written by

Isabelle Nyroth

How drones are used to prevent global health crises

It’s fairly safe to assume that we’ve grown tired of pandemic headlines after enduring a year of global hibernation. During this time a handful of industries managed to thrive while others struggled to survive. We saw businesses polish up their thinking caps to revive new ideas in order to adapt and overcome various challenges. The drone industry certainly experienced a shift as well, and it led to a push in identifying how drone technology can be an aid in the grand list of solutions through the lifecycle of a pandemic. 

There are three drone applications in particular that gained attention throughout this pandemic. One is the use of drones for crowd monitoring in areas of lockdown. The goal was to support local authorities in ensuring populations were in compliance with directives to not gather in groups. However, hovering over city streets with loudspeakers and thermal cameras was met with criticism over civil rights violations and thus several of the programs came to an end. 

Another popular application was the use of drones to sanitize stadiums. There is no doubt that drones minimize the amount of time it takes to otherwise physically sanitize every touchable surface of large areas, but unfortunately, there was little to no evidence found that this method was effective.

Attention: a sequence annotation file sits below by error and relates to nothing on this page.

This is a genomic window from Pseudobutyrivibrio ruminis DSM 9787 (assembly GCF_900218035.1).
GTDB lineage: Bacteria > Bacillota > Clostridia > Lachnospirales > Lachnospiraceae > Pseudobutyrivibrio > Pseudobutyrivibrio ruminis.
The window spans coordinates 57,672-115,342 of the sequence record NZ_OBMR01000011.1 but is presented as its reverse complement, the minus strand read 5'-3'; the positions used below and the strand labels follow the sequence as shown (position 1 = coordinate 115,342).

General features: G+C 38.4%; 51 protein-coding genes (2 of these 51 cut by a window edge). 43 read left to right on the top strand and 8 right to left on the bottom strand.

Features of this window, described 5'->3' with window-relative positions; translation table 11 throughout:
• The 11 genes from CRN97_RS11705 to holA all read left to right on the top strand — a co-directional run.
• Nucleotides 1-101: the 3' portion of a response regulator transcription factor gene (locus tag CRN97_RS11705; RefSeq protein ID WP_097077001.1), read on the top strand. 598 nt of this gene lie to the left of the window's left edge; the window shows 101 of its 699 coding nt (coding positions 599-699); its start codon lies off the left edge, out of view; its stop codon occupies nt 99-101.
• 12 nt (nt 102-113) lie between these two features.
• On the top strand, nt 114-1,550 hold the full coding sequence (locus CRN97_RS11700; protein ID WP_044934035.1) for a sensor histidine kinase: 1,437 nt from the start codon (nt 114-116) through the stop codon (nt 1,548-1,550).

Last but not least, in the hype of delivery drones, plenty of companies offered services to deliver lab tests, medical aid, and vaccinations by drone. This proved successful in select areas where drone deliveries have been priorly established. For areas lacking the regulatory infrastructure to integrate immediate aerial deliveries, the effort proved challenging to launch. Rural areas benefit far greater from fast and contact-free drone deliveries than urban environments where testing sites, pharmacies, and clinics are already easily accessible. All in all, over the past year the media presented several drone services whereas few proved to be notable long-term solutions. 

For GLOBHE, the pandemic set further emphasis on the pros of Crowddroning as local drone pilots were able to continue collecting data without experiencing operational delays due to travel bans or restrictions. After all, remote piloting is the “pandemic friendly” occupation where the standard practice is working outdoors (and away from crowds), contrary to manned aviation which faced massive furloughs and layoffs. GLOBHE in its mission to use drones for good naturally considered where and how drones fit in to help counter a pandemic. The key is remembering that it’s not all about the drone - it’s about the data. While the use of drones to counter the spread of a virus mid-pandemic may need further development in some areas, it doesn’t mean that drones don’t hold a vital role in the big picture of pandemic solutions. The focus lies in integrating drones as a tool in health crisis prevention. 

Today, drones are used in public health not only to deliver medical aid but also to collect data used to prevent health crises. GLOBHE is determined to disseminate knowledge and awareness on the use of drone technology as a valuable tool in monitoring global health. If you want to learn more about how drones are utilized in this effort, you now have the chance to sign up for USC’s new online course Using Drones to Prevent Pandemics and Epidemics until June 6th, 2021.

First published on 2021-05-31